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Friday, May 31, 2019

Mallorca and Girona: Thoughts

After the hype from Brad Silverberg, I had high expectations from Mallorca and they were exceeded. I was impressed by the prices, the friendliness of people (especially Linus and Karsten), and how perpetually friendly the drivers were in Mallorca. The cycling was first class, and Brad was prescient in predicting that I'd get bored right around the 1 week mark. If I'd thought about the trip or planned it better I would have gotten in Cap de Formentor as well within our 6 days. Port de Soller was great if a bit touristy (but much less so than Pollenca), and we ate superbly throughout the trip.

Without similar guidance for Girona, I almost expected to be let down. For a couple of days I wondered if I should have organized a point-to-point tour instead, especially since Mike's knee was doing better and he was more able to keep up with my cycling. But as the days wore on Girona made a bigger and bigger impression on me until by the end of the trip I was starting to think that this was a place where I could retire to.

Girona had all the attributes of a city that I liked in California: lots of different riding variety with very few repeats. It even had attributes that I didn't have in the Bay Area, such as easy access to the Pyrenees (when the snow's melted) either by train or even just by riding to it, because it was so close! If you wanted an easy short tour, you could take the train over to the French border and ride back with the wind at your back (easily accomplished in 2 days, or 1 long day).

Girona also has all the European conveniences and qualities that make Europe a far better place to live in general than the USA. The city was clean, you could walk from downtown and never need a car, and the prices were reasonable, unlikely many other places in Europe. I could definitely see myself living there for a long stay, and never getting bored of the cycling. I do not say this lightly, as I've been a Bay Area advocate for almost the entirety of my residence in the USA since 1988.

One of the big concerns for a Bay Area cyclist is that of course, the best time to visit Spain also coincides with the best time to ride in California, because their climates are so similar! On the other hand, if you've lived in the Bay Area for awhile, you've probably done all the local rides, so this is a chance to explore a new place. The climbs in Mallorca and Girona are also much more gentle than Bay Area climbs, so if you've had a difficult winter season (like I did), then it's a great place to go to get back in shape, as the number of "training camp" type bike tours on offer indicate. So I'd say you should go if you'd like something different and maybe even gentler. Non-cycling partners would have plenty to do as well, with a lot of options from cooking classes, food tours, to visiting the museums celebrating famous artists like Picasso and Dali. This trip put Spain on my map in a way that wasn't there before, and I was very glad that Brad sold it as hard as he did!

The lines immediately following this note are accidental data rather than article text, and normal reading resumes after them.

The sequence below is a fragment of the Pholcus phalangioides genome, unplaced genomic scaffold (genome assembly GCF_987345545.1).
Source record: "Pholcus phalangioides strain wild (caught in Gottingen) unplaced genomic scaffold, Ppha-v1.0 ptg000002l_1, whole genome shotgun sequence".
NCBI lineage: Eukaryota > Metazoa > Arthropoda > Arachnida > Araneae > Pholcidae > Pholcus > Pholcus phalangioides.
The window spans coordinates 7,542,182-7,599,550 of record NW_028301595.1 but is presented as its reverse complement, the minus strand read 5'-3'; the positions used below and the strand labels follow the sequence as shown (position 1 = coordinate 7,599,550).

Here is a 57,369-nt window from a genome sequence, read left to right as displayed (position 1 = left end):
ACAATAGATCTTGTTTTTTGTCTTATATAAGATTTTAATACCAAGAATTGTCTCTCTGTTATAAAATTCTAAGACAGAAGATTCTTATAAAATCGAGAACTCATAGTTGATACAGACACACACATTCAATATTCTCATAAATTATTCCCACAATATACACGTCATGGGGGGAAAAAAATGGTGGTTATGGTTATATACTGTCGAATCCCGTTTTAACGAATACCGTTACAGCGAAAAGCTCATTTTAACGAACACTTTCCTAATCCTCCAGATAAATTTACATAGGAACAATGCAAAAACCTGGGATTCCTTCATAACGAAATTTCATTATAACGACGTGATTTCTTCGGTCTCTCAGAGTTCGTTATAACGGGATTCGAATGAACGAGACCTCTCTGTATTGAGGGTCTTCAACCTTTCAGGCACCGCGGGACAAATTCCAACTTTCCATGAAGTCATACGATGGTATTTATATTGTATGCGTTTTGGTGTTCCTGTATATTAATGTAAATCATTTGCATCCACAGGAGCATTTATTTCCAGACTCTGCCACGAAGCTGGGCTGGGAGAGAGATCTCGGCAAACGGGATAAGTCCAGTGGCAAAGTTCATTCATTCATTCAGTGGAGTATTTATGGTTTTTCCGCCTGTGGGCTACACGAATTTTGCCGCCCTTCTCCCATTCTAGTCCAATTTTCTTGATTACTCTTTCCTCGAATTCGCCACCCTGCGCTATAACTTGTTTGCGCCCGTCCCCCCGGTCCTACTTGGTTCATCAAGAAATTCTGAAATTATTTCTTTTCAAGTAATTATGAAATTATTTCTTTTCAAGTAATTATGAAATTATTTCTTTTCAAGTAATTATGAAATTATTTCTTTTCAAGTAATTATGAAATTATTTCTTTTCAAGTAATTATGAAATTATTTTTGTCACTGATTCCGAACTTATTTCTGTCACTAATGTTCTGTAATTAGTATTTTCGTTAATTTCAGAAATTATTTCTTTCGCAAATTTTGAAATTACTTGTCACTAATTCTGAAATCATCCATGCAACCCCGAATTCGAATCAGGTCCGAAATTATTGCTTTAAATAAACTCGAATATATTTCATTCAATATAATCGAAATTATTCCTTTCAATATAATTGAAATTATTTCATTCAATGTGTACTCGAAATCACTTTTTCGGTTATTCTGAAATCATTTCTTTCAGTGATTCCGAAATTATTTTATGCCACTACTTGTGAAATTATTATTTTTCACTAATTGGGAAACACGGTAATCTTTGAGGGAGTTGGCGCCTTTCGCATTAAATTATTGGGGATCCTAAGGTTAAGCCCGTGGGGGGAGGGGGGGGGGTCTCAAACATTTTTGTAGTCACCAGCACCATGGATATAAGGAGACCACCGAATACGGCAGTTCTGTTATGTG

Overall, we spent $550 each on the round-trip flight to Barcelona, and $200 each on the round-trip flight to Mallorca (because we brought our own bikes). On the ground, we spent about $1000 each on hotels, and about $800 or so on food, tours, and other miscellaneous. That meant that the entire cost of the trip including flights was around $2500 per person. Scott Hess likes to make fun of me by saying that my trips aren't that cheap compared with guided tours, but for comparison, the Trek Tours charges $2000 per person for 6 night tours in Mallorca and the same for Girona without including the price of the plane ticket (though including a rental bike, so you'd have saved about $320 on the flights). So for the cost of less than one of the Trek Tours (and surprisingly enough, Trek wasn't the most expensive trip --- do a Google search and you'll discover $4000 6 day 5 night tours --- I had no idea people spent that much on cycling trips), we got 2 tours plus 3 nights in Barcelona and the misc activities, etc. Independent Cycle Touring literally saves a thousand dollars on each trip.

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